Facebook employees are circulating an internal petition asking the company to investigate content editing systems that have led many Palestinians to say their voices are being censored, according to the company. mentioned Financial Times.
The news comes weeks after Israeli air strikes killed more than 200 people in Gaza, including at least 63 children.
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Palestinian activists and allies have long accused social media companies of censoring pro-Palestinian content. The issue has worsened during the recent conflict.
Content moderation decisions on Facebook are made by third-party contractors and algorithmsThis process is problematic, especially in non-English speaking countries.
After Instagram restricted a hashtag referring to Al-Aqsa Mosque, pro-Palestinian activists orchestrated a campaign to leave one-star ratings for Facebook in the App Store.
“Our users and our community feel that we are falling short of our promise to protect open expression about the situation in Palestine,” Facebook employees wrote in the petition.
They cited clarifications on the matter in the press and from members of Congress, as well as noting the low rating of Facebook apps in the app stores.
“We believe that Facebook can and must do more to understand its users and work to rebuild their trust,” they added.
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Facebook employees are angry.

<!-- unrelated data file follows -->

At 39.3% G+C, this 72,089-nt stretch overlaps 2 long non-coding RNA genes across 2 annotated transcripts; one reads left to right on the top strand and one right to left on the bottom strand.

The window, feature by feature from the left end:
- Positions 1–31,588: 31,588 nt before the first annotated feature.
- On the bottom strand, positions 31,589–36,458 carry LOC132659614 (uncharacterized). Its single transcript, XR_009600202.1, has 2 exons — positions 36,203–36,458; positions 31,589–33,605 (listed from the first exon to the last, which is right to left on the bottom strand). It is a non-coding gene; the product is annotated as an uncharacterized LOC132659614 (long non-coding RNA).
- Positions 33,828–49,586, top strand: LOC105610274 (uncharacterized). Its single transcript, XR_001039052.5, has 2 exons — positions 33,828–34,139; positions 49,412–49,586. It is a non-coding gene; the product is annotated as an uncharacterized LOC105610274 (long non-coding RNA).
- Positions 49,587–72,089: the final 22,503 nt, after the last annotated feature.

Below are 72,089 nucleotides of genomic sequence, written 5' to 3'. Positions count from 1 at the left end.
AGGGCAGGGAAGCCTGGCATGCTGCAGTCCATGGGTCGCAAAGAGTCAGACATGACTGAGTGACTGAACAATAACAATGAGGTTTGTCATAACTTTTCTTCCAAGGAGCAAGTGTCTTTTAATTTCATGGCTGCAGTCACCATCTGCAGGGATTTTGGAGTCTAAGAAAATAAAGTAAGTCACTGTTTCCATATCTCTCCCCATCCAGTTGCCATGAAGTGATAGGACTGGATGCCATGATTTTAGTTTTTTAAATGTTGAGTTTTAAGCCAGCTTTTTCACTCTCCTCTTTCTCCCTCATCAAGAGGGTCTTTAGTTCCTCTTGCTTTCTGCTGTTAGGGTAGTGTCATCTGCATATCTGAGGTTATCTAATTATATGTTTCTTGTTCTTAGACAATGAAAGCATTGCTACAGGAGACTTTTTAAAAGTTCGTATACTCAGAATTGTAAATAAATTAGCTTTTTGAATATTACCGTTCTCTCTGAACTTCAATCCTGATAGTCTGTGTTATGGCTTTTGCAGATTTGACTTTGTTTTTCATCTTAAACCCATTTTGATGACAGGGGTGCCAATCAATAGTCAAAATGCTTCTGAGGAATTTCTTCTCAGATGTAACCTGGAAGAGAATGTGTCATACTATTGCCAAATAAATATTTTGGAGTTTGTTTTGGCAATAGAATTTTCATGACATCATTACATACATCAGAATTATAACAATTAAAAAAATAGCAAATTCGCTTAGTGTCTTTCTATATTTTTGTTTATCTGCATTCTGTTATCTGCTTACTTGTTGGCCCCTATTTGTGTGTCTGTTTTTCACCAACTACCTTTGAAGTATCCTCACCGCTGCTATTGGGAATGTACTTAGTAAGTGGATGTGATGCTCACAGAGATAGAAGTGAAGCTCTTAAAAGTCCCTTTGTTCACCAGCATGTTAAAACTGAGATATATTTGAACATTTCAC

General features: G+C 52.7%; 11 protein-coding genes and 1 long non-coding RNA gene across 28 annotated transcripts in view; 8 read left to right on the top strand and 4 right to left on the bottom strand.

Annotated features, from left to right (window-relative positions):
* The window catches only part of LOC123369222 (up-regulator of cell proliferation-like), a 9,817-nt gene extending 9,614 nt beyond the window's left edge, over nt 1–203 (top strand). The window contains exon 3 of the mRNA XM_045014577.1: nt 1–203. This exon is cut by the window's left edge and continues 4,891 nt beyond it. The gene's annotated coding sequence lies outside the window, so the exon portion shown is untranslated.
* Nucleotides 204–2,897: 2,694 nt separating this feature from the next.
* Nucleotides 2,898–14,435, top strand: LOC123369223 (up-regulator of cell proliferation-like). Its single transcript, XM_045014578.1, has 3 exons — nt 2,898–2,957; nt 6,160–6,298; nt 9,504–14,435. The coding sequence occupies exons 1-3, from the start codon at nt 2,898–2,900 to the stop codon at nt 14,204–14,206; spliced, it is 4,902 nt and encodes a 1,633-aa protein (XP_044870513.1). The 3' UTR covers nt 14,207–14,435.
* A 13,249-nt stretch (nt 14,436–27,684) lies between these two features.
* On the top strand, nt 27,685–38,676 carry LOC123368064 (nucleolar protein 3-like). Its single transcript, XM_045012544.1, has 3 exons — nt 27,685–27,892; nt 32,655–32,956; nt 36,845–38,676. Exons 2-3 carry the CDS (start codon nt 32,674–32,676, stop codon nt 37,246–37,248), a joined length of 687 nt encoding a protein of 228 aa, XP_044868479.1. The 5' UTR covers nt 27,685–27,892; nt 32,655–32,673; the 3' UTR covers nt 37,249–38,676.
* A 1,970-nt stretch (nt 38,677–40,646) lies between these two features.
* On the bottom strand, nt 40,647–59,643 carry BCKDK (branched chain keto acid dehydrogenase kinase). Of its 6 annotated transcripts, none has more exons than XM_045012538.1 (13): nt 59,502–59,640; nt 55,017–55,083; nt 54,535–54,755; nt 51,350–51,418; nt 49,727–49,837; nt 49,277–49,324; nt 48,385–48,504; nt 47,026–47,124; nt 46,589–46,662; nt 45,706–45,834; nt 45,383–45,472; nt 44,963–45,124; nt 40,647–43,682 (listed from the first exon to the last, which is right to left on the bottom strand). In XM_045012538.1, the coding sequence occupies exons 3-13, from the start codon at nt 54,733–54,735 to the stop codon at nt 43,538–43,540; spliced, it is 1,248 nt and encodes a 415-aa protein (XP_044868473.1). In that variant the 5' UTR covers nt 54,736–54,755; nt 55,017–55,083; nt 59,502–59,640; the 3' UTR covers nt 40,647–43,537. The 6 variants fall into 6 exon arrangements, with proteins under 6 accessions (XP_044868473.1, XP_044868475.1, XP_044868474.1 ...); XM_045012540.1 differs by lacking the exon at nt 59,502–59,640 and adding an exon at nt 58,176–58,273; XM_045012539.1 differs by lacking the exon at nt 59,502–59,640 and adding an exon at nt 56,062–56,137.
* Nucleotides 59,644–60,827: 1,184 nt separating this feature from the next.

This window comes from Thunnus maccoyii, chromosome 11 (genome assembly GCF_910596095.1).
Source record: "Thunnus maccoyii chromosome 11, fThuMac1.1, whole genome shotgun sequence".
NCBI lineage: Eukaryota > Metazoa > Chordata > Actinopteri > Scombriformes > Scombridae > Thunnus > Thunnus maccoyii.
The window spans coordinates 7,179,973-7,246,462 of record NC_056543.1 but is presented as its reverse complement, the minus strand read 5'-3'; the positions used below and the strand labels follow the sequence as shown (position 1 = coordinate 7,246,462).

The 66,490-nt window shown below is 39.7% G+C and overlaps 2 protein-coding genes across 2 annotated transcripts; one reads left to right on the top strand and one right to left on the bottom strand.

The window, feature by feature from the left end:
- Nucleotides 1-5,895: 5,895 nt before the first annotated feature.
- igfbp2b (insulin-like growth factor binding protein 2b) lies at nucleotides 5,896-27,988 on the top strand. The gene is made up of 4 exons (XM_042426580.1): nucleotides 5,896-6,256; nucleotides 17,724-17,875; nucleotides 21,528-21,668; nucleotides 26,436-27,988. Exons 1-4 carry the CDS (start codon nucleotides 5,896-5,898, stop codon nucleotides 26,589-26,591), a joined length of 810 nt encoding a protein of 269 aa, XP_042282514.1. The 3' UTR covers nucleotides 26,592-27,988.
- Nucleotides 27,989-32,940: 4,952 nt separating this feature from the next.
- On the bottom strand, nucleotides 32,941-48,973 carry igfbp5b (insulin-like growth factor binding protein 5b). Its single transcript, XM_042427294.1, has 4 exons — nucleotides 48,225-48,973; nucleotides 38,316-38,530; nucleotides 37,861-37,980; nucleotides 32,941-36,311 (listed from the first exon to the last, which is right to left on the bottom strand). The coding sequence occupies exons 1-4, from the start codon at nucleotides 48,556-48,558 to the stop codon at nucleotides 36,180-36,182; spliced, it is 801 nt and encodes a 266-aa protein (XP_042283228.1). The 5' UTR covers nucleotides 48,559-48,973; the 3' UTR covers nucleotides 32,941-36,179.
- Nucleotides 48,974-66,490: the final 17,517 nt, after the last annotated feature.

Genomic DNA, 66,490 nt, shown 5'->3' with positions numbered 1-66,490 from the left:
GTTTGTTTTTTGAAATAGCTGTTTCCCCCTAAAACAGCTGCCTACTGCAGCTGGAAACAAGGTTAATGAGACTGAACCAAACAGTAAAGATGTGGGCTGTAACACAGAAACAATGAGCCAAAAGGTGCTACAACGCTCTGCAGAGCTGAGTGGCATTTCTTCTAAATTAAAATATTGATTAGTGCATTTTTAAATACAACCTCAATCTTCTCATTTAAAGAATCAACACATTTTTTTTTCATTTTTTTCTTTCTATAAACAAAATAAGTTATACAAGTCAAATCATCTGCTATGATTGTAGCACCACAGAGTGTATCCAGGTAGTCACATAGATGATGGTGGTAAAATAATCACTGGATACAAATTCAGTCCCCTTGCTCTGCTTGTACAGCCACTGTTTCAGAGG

The message was posted via an internal forum by employees of groups called “Palestinians” and “Muslims.” She has 174 signatures.
The employees are asking Facebook to conduct an external audit of content modification decisions related to Arabic and Islamic content.
They also want to review a publication by Israeli Prime Minister Benjamin Netanyahu labeling Palestinian civilians as terrorists by the company’s independent oversight board.
Last month, employees at Google, Apple and Amazon wrote internal letters calling on executives to support Palestine.
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Employees at all three tech giants said they felt that CEOs were not supportive of Muslim workers.
In addition, some also wanted Google and Amazon to review A contract worth $1.2 billion For cloud computing, the two companies recently signed it with the Israeli government.
A Facebook spokesperson said the company has committed to reviewing the Community Standards Enforcement Report.
“We know there are many issues that affected people’s ability to participate through our apps,” he added. This should not have happened. We apologize to anyone who felt unable to draw attention to important events. We apologize to those who think this was a deliberate suppression of their voices.
According to the spokesperson, the company designs its policies to give everyone a say while maintaining safety in its applications. These policies apply equally, regardless of who is posting or what their personal beliefs are.
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